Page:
Publications by authors named "Ganrea Chanthavixay"

11 Publications

  • Page 1 of 1

Tissue Resources for the Functional Annotation of Animal Genomes.

Front Genet 2021 21;12:666265. Epub 2021 Jun 21.

UC Davis Department of Animal Science, University of California, Davis, Davis, CA, United States.

In order to generate an atlas of the functional elements driving genome expression in domestic animals, the Functional Annotation of Animal Genome (FAANG) strategy was to sample many tissues from a few animals of different species, sexes, ages, and production stages. This article presents the collection of tissue samples for four species produced by two pilot projects, at INRAE (National Research Institute for Agriculture, Food and Environment) and the University of California, Davis. There were three mammals (cattle, goat, and pig) and one bird (chicken). It describes the metadata characterizing these reference sets (1) for animals with origin and selection history, physiological status, and environmental conditions; (2) for samples with collection site and tissue/cell processing; (3) for quality control; and (4) for storage and further distribution. Three sets are identified: set 1 comprises tissues for which collection can be standardized and for which representative aliquots can be easily distributed (liver, spleen, lung, heart, fat depot, skin, muscle, and peripheral blood mononuclear cells); set 2 comprises tissues requiring special protocols because of their cellular heterogeneity (brain, digestive tract, secretory organs, gonads and gametes, reproductive tract, immune tissues, cartilage); set 3 comprises specific cell preparations (immune cells, tracheal epithelial cells). Dedicated sampling protocols were established and uploaded in https://data.faang.org/protocol/samples. Specificities between mammals and chicken are described when relevant. A total of 73 different tissues or tissue sections were collected, and 21 are common to the four species. Having a common set of tissues will facilitate the transfer of knowledge within and between species and will contribute to decrease animal experimentation. Combining data on the same samples will facilitate data integration. Quality control was performed on some tissues with RNA extraction and RNA quality control. More than 5,000 samples have been stored with unique identifiers, and more than 4,000 were uploaded onto the Biosamples database, provided that standard ontologies were available to describe the sample. Many tissues have already been used to implement FAANG assays, with published results. All samples are available without restriction for further assays. The requesting procedure is described. Members of FAANG are encouraged to apply a range of molecular assays to characterize the functional status of collected samples and share their results, in line with the FAIR (Findable, Accessible, Interoperable, and Reusable) data principles.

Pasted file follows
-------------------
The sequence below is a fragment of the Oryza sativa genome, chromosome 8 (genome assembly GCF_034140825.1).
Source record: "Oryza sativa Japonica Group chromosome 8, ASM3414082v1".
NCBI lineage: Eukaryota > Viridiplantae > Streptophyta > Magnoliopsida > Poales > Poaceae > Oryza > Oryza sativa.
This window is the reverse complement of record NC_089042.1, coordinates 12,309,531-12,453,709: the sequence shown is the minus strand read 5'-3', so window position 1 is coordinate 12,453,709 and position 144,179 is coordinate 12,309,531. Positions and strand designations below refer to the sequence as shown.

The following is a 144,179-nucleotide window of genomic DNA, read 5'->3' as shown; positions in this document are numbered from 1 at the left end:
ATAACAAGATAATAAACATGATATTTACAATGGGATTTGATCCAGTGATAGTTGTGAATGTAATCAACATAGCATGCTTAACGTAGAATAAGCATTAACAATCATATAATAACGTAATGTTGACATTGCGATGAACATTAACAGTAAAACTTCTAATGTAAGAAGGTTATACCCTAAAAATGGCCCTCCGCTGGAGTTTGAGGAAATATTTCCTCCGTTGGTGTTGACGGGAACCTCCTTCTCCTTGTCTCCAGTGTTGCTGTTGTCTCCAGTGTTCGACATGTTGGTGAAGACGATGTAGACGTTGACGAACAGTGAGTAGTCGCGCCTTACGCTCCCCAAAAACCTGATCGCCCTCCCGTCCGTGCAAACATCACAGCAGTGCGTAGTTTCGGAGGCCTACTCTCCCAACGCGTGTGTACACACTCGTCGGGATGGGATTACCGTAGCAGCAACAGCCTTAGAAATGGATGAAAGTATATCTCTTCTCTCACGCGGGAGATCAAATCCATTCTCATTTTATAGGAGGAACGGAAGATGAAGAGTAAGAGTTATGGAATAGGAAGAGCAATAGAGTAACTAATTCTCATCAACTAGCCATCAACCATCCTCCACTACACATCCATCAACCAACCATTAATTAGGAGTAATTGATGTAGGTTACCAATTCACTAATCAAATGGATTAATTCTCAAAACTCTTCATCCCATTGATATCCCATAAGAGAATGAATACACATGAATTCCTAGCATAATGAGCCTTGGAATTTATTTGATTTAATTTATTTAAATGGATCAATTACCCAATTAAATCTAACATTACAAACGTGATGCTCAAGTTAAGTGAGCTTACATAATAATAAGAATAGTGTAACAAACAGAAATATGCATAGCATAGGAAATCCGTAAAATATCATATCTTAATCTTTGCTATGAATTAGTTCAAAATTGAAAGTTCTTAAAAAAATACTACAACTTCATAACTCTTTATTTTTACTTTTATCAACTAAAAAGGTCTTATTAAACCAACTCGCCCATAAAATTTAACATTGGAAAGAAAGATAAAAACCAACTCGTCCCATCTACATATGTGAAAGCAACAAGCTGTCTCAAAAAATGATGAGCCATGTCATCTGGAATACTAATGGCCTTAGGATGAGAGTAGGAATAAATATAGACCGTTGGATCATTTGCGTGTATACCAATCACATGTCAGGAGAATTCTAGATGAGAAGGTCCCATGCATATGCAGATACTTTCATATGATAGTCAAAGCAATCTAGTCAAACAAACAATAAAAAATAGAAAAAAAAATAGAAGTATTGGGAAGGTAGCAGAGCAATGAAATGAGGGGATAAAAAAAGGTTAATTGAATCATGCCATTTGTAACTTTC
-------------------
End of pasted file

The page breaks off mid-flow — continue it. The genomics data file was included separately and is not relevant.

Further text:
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http://dx.doi.org/10.3389/fgene.2021.666265DOI Listing
http://www.ncbi.nlm.nih.gov/pmc/articles/PMC8256271PMC
June 2021

Tolerogenic Immunoregulation towards Salmonella Enteritidis Contributes to Colonization Persistence in Young Chicks.

Infect Immun 2021 Jul 15;89(8):e0073620. Epub 2021 Jul 15.

Department of Animal Science, University of California, Davis, California, USA.